Recently I was describing the job of an accountant to a friend. I explained that many people view accountants as “bean counters” or “number crunchers.” Tracking transactions and reporting on a company’s financial condition are certainly important aspects of an accountant’s job. However, accountants have many more opportunities to add value.
To illustrate, consider a situation involving a hypothetical Acme Co. transacting business with Supplier Co.:
- Supplier Co. typically purchases any raw materials needed to fulfill orders and then converts them into finished goods. However, due to unique economic factors, Acme agrees to pay for raw materials to be delivered to Supplier. In essence, Acme’s payment (though not directly to Supplier but to a company that supplies Supplier) functions as a type of “deposit” or “prepayment.” Acme fronts some of the expense of the goods prior to taking ownership of them.
- In turn, Supplier is to convert the raw materials into finished goods and deliver them to Acme.
- As part of the arrangement, Supplier has agreed to reduce its selling price per unit (which originally included the cost of the raw materials) in order to compensate for Acme having paid for the materials up front.
- Suppose that Supplier encounters problems producing the finished goods. Perhaps some of the raw materials were defective or wasted. For whatever reason, Supplier delivers fewer units than Acme’s original order.
- This presents several challenges for Acme. First, Acme must determine how much it recouped of the cost of raw materials and how much it expended but did not recoup due to the shortage. Second, Acme must clearly detail to Supplier how the shortfall of units delivered hindered Acme from recovering its costs for the raw materials. If Acme paid for enough raw materials to produce 1,000 widgets but only 800 were delivered, Acme missed out on recovering 200 widgets worth of costs.
Enter the accounting and finance group. By staying alert to the ramifications of the short shipment — i.e., the failure to recover the cost of the raw materials that were paid to produce 1,000 rather than 800 widgets — the accountants can prepare analysis to detail the effects of the shortfall. The accountants can also work to negotiate with Supplier to provide a credit on a future order or to send payment to help Acme recover the shortfall.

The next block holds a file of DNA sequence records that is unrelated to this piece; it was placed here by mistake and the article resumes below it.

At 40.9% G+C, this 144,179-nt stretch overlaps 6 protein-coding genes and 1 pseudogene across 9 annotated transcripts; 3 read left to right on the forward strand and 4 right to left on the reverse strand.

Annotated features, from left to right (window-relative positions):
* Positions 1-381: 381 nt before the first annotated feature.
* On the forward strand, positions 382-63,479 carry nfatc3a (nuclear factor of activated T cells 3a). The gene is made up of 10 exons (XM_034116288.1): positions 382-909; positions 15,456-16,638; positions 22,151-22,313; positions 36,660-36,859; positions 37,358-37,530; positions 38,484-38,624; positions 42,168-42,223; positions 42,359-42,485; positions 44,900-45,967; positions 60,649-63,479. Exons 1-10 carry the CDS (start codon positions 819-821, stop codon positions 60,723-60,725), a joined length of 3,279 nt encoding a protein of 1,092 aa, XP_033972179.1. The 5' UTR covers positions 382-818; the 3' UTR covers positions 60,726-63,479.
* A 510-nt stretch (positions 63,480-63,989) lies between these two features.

Assuming Supplier values Acme’s ongoing business and wants to avoid legal problems, a clear and detailed analysis by Acme’s finance and accounting group could help Acme recover the “lost” funds.
I was once involved in a circumstance very similar to this. It was very rewarding to see the fruit of my efforts when the business I worked for received a payment from its supplier due to the shortage of units shipped.
Note that I would advise, whenever possible, avoiding prepayments and deposits or paying for supplies up front. However, sometimes these commercial arrangements are difficult to avoid depending on the nature of the industry and a host of other factors. When a company gets into a situation like Acme’s, the accountants need to exercise “situational awareness” and understand the ramifications for the business. The accountants can create value by driving the process of analyzing the shortfall and helping to negotiate for recouping funds from the supplier.
Recovering funds that rightfully belong to the business and avoiding wasteful spending can add value in much the same way as making sales and bringing in revenue for the business. This goes beyond traditional “bookkeeping” or financial analysis and reporting. The key is to exercise good stewardship and fulfill fiduciary obligations by treating the business’ money as if it were your own.